Working while in recovery offers rewards that go way beyond the paycheck. In fact, employment is essential to lasting success in a recovery program and in creating a fulfilling and productive lifestyle.

At the same time it helps us rebuild financial security, employment during recovery provides stability, builds a sense of responsibility and compels us to structure our time more constructively and to avoid idle time, which can make us vulnerable to negative thinking, depression and relapse triggers.

Steps to Finding a Job

If you’ve been out of the workforce for awhile, you’ll find the strategies for finding a job have stayed the same in many ways and changed in others.

Create a strong resume.

  • It’s going to be read quickly, so make your resume concise, structured and specific. Keep it to one page, maybe two if you’ve had more than seven years of experience, and free of distracting fancy fonts and colors.
  • Describe your talents, experience and skills in a way that will be interesting to the prospective employer and show that you will be an asset to the firm. Detail the specific successes you’ve achieved in each job or volunteer position you list.
  • Research the company you’re applying for and customize the resume to emphasize how your talents and skills align with the needs of the organization.

Prepare for the Interview

  • Anticipate and practice answers to likely interview questions, like, “what are your greatest strengths?” (e.g.: time management, focus, customer service skills) or “what are your greatest weaknesses?” (e.g.: you’re a bit of a perfectionist and sometimes take more time than necessary on a task, but you’ve never missed a deadline).
  • Research the company and try to relate what you know about it in your answers.
  • Dress neatly and appropriately to the job. Bring a presentable portfolio containing copies of your resume and a pen and pad to take notes.
  • Be on time! Lateness could be a deal breaker. Leave extra time to drive if you’re not sure exactly how long it takes to get there.
  • Follow up with a thank you email within 24 hours of the interview.

Honesty: The Best Policy?

This is a sticky issue for recovering addicts. Employers might be prejudiced against candidates with a history of substance abuse. Still, lying on a job interview is never a good idea. If you are asked about substance abuse and lie about it and your dishonesty is discovered later on, it could be used as a reason for dismissal.

Experts advise people in recovery not to mention their past drug or alcohol use unless asked about it specifically, in which case you should speak about it succinctly and positively, stressing your commitment to a productive, addiction-free life. Actually, employers are forbidden to press the issue too deeply. Former addicts are protected under the Americans with Disabilities Act, which considers addiction a medical condition.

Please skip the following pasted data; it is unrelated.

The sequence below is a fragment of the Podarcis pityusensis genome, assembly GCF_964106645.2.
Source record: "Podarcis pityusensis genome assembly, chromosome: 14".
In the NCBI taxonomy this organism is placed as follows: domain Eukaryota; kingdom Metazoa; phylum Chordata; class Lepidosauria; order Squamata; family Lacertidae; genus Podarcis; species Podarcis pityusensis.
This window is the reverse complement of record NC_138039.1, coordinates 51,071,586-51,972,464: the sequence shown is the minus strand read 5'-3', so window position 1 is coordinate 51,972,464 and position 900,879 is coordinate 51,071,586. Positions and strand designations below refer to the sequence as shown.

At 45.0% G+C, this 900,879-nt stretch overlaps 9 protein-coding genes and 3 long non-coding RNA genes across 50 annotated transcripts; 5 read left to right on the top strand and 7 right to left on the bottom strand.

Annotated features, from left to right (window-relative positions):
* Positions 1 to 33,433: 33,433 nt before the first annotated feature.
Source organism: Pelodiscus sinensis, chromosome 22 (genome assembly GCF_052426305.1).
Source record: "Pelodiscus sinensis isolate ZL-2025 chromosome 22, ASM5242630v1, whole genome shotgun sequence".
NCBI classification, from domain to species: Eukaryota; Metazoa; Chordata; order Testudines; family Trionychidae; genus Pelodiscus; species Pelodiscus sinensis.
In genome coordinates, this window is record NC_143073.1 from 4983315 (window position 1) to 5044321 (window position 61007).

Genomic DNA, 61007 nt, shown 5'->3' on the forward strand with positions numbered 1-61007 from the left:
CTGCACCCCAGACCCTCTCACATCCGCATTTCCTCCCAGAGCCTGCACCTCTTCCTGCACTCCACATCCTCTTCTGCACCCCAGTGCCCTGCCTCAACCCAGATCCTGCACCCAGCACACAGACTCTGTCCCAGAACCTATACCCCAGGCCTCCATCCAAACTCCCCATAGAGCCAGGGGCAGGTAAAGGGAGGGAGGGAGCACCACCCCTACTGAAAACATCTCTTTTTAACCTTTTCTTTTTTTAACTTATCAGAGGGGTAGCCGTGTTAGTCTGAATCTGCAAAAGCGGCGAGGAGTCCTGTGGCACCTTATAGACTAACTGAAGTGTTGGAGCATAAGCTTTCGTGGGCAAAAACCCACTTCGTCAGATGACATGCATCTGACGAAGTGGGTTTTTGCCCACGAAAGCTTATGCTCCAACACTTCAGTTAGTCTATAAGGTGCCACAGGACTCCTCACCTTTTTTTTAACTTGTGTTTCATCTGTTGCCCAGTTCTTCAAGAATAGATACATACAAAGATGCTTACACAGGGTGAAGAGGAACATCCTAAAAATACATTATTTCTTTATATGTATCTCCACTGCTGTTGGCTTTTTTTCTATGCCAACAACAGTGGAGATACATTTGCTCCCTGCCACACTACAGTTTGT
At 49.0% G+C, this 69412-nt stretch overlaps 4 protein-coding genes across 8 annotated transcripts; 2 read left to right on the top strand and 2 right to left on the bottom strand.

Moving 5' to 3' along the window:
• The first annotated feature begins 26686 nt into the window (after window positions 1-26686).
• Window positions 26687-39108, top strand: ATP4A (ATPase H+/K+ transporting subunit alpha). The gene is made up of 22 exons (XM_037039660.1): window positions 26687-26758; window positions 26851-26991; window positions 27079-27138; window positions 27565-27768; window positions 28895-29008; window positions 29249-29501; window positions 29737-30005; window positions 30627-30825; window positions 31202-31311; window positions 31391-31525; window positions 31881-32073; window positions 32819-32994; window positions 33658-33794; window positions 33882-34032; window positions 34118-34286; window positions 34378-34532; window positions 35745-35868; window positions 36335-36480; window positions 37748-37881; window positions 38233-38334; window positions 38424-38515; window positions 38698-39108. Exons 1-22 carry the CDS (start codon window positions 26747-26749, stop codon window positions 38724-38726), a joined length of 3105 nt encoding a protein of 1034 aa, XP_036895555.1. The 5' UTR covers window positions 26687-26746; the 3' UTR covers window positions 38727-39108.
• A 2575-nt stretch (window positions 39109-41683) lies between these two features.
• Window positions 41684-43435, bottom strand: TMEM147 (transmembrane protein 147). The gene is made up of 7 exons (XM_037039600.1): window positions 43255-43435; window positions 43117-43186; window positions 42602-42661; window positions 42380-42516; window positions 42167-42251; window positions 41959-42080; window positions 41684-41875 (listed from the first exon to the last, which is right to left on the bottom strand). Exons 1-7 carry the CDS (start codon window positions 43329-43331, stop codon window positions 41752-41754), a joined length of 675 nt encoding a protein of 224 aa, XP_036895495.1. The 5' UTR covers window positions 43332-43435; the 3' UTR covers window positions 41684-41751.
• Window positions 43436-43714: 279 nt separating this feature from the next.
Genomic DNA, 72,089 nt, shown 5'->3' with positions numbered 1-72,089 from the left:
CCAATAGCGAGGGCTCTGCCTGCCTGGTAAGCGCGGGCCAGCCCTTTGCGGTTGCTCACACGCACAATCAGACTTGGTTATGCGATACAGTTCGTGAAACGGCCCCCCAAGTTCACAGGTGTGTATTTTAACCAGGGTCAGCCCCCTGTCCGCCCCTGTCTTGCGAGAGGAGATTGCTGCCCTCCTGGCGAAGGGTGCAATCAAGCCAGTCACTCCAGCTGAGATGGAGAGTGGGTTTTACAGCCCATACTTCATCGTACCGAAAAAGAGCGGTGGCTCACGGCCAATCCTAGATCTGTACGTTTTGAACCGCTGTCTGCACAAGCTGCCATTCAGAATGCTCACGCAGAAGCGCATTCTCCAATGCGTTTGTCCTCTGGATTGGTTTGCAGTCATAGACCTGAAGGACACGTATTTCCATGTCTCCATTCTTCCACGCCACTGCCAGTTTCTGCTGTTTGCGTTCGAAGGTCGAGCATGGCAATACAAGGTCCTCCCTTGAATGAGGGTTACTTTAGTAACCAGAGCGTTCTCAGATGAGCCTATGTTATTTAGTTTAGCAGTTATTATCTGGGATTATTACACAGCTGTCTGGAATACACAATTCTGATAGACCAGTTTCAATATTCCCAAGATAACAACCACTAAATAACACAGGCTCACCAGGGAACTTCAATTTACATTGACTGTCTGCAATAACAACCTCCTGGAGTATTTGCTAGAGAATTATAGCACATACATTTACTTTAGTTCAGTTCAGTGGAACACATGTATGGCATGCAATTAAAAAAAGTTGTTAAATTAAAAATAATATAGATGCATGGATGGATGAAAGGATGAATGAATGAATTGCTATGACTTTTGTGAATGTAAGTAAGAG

Tap your network

  • Make a list of everyone you know and get in touch with those who might be a source for work in a field you’re interested in. Or call those who might be willing to brainstorm with you about new fields to explore.
  • Attend events given by professional organizations and charities within your field of interest. Exchange contact info and follow up with other attendees.
  • Contact governmental or non-profit services, such as The Dept. of Labor’s One Stop Career Center; America in Recovery, an organization which links recovering addicts with potential employers; and The National Hire Network, which assists people with criminal records in finding jobs.
  • Use social media to expand your network, gather information about your field and put your qualifications out to a community of people who can connect you with employment opportunities. Put your resume on LinkedIn. Create a Facebook page and Google-Plus Profile dedicated solely to your professional life.

A Word on Social Media

Employers routinely search the internet for background on prospective employees, so you might want to remove photos from your personal Facebook page that you wouldn’t want them to see.

Other Steps to Finding Employment

While you’re Searching for a fulltime job you might consider interning with a company in a field you’re interested in to gain appropriate experience and skills. While usually unpaid, an internship can lead to a job offer and in any case will give you something impressive to add to your resume.

The US Department of Labor runs an apprenticeship program that matches people who seek training for high-paying jobs in a wide range of industries with companies in need of skilled workers. From the start apprentices earn a wage, which increases as their skills improve. Visit The United States Department of Labor website and look for the Registered Apprenticeship program.

Don’t be Discouraged

The prospect of looking for a job while in recovery may be worrying, but actually there may never be a better time for it. Having gotten off of drugs or alcohol and committed to a program, you are probably healthier and more clear-headed, energetic and determined than you’ve been in a long time.

Steve Cutler

About Steve Cutler

A freelance writer based in New York City and South Florida, Steve Cutler writes extensively on substance abuse, recovery and family systems.